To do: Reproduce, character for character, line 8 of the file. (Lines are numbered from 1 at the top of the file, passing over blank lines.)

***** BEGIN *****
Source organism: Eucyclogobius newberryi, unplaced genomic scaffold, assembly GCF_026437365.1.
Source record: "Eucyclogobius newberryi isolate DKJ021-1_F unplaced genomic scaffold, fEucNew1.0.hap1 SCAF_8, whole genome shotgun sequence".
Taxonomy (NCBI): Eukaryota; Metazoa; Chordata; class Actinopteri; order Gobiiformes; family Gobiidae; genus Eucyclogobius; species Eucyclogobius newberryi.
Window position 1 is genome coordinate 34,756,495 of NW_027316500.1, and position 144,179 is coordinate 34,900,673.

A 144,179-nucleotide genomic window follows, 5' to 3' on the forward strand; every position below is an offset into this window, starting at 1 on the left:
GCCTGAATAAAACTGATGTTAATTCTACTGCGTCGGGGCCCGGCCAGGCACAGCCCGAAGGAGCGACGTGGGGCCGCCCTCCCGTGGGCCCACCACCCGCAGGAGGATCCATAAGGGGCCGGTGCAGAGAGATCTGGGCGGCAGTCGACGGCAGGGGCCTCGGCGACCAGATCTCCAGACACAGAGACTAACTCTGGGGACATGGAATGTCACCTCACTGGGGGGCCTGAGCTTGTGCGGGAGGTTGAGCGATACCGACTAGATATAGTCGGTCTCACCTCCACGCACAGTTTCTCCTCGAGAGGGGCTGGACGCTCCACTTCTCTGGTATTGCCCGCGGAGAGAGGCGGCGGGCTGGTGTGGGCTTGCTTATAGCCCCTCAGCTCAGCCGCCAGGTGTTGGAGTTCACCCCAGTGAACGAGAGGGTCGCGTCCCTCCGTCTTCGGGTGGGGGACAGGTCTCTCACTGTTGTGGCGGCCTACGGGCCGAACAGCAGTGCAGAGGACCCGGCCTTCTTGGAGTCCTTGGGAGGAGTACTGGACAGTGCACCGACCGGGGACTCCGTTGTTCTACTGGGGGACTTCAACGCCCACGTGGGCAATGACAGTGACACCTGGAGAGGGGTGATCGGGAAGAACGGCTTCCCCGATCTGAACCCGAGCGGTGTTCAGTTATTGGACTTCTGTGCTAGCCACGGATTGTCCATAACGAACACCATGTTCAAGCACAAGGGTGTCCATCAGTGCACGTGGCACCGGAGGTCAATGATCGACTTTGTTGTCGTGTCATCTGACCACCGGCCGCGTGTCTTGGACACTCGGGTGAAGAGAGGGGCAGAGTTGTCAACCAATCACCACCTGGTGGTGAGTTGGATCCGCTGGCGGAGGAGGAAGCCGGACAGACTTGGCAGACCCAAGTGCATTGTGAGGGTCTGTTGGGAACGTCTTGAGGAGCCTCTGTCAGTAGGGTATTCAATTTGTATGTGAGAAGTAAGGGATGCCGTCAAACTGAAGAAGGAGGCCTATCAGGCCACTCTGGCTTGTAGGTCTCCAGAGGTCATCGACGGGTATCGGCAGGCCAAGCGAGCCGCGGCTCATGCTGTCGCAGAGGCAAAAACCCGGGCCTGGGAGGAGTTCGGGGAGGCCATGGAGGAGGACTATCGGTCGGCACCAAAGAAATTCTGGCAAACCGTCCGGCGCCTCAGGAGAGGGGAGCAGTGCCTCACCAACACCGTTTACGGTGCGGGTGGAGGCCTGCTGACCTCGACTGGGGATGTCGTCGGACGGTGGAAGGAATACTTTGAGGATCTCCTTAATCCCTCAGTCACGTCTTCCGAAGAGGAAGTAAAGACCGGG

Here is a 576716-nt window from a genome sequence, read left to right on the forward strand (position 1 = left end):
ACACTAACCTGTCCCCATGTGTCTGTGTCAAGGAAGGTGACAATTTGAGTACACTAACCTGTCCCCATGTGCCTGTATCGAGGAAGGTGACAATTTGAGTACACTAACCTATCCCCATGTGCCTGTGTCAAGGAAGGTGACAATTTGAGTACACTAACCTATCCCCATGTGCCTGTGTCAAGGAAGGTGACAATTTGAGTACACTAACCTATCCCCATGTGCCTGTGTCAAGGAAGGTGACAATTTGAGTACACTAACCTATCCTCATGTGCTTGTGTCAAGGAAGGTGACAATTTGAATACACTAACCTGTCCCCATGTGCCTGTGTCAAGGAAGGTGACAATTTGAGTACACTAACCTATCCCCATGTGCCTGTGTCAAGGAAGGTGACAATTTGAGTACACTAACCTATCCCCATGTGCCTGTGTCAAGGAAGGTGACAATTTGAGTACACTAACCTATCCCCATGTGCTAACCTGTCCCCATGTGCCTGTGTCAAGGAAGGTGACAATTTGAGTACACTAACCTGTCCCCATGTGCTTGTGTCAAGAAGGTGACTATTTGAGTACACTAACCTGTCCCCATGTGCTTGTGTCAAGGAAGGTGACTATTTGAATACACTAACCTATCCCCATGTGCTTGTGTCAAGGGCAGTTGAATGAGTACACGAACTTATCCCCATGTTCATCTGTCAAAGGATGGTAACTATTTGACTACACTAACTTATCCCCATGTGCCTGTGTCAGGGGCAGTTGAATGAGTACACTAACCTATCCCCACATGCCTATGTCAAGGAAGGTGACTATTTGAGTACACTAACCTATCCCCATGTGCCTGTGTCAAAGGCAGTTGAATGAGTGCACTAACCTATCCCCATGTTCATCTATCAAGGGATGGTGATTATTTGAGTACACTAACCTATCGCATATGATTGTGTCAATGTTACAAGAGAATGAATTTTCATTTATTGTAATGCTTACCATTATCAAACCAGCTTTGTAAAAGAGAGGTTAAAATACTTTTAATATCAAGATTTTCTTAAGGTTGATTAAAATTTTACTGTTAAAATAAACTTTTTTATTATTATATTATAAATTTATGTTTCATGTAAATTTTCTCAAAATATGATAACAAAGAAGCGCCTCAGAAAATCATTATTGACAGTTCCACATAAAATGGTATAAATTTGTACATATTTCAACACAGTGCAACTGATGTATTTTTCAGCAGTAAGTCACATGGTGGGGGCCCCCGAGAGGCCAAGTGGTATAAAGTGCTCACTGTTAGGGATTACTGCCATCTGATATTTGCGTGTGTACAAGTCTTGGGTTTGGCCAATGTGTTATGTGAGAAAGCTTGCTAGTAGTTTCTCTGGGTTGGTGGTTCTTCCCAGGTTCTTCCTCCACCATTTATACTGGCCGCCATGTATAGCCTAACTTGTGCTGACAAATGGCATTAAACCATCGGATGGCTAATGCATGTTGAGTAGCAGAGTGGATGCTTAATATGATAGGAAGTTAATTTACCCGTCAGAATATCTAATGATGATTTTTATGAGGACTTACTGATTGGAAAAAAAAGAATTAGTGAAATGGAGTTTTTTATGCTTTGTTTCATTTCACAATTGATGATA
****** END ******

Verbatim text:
ACACTAACCTGTCCCCATGTGTCTGTGTCAAGGAAGGTGACAATTTGAGTACACTAACCTGTCCCCATGTGCCTGTATCGAGGAAGGTGACAATTTGAGTACACTAACCTATCCCCATGTGCCTGTGTCAAGGAAGGTGACAATTTGAGTACACTAACCTATCCCCATGTGCCTGTGTCAAGGAAGGTGACAATTTGAGTACACTAACCTATCCCCATGTGCCTGTGTCAAGGAAGGTGACAATTTGAGTACACTAACCTATCCTCATGTGCTTGTGTCAAGGAAGGTGACAATTTGAATACACTAACCTGTCCCCATGTGCCTGTGTCAAGGAAGGTGACAATTTGAGTACACTAACCTATCCCCATGTGCCTGTGTCAAGGAAGGTGACAATTTGAGTACACTAACCTATCCCCATGTGCCTGTGTCAAGGAAGGTGACAATTTGAGTACACTAACCTATCCCCATGTGCTAACCTGTCCCCATGTGCCTGTGTCAAGGAAGGTGACAATTTGAGTACACTAACCTGTCCCCATGTGCTTGTGTCAAGAAGGTGACTATTTGAGTACACTAACCTGTCCCCATGTGCTTGTGTCAAGGAAGGTGACTATTTGAATACACTAACCTATCCCCATGTGCTTGTGTCAAGGGCAGTTGAATGAGTACACGAACTTATCCCCATGTTCATCTGTCAAAGGATGGTAACTATTTGACTACACTAACTTATCCCCATGTGCCTGTGTCAGGGGCAGTTGAATGAGTACACTAACCTATCCCCACATGCCTATGTCAAGGAAGGTGACTATTTGAGTACACTAACCTATCCCCATGTGCCTGTGTCAAAGGCAGTTGAATGAGTGCACTAACCTATCCCCATGTTCATCTATCAAGGGATGGTGATTATTTGAGTACACTAACCTATCGCATATGATTGTGTCAATGTTACAAGAGAATGAATTTTCATTTATTGTAATGCTTACCATTATCAAACCAGCTTTGTAAAAGAGAGGTTAAAATACTTTTAATATCAAGATTTTCTTAAGGTTGATTAAAATTTTACTGTTAAAATAAACTTTTTTATTATTATATTATAAATTTATGTTTCATGTAAATTTTCTCAAAATATGATAACAAAGAAGCGCCTCAGAAAATCATTATTGACAGTTCCACATAAAATGGTATAAATTTGTACATATTTCAACACAGTGCAACTGATGTATTTTTCAGCAGTAAGTCACATGGTGGGGGCCCCCGAGAGGCCAAGTGGTATAAAGTGCTCACTGTTAGGGATTACTGCCATCTGATATTTGCGTGTGTACAAGTCTTGGGTTTGGCCAATGTGTTATGTGAGAAAGCTTGCTAGTAGTTTCTCTGGGTTGGTGGTTCTTCCCAGGTTCTTCCTCCACCATTTATACTGGCCGCCATGTATAGCCTAACTTGTGCTGACAAATGGCATTAAACCATCGGATGGCTAATGCATGTTGAGTAGCAGAGTGGATGCTTAATATGATAGGAAGTTAATTTACCCGTCAGAATATCTAATGATGATTTTTATGAGGACTTACTGATTGGAAAAAAAAGAATTAGTGAAATGGAGTTTTTTATGCTTTGTTTCATTTCACAATTGATGATA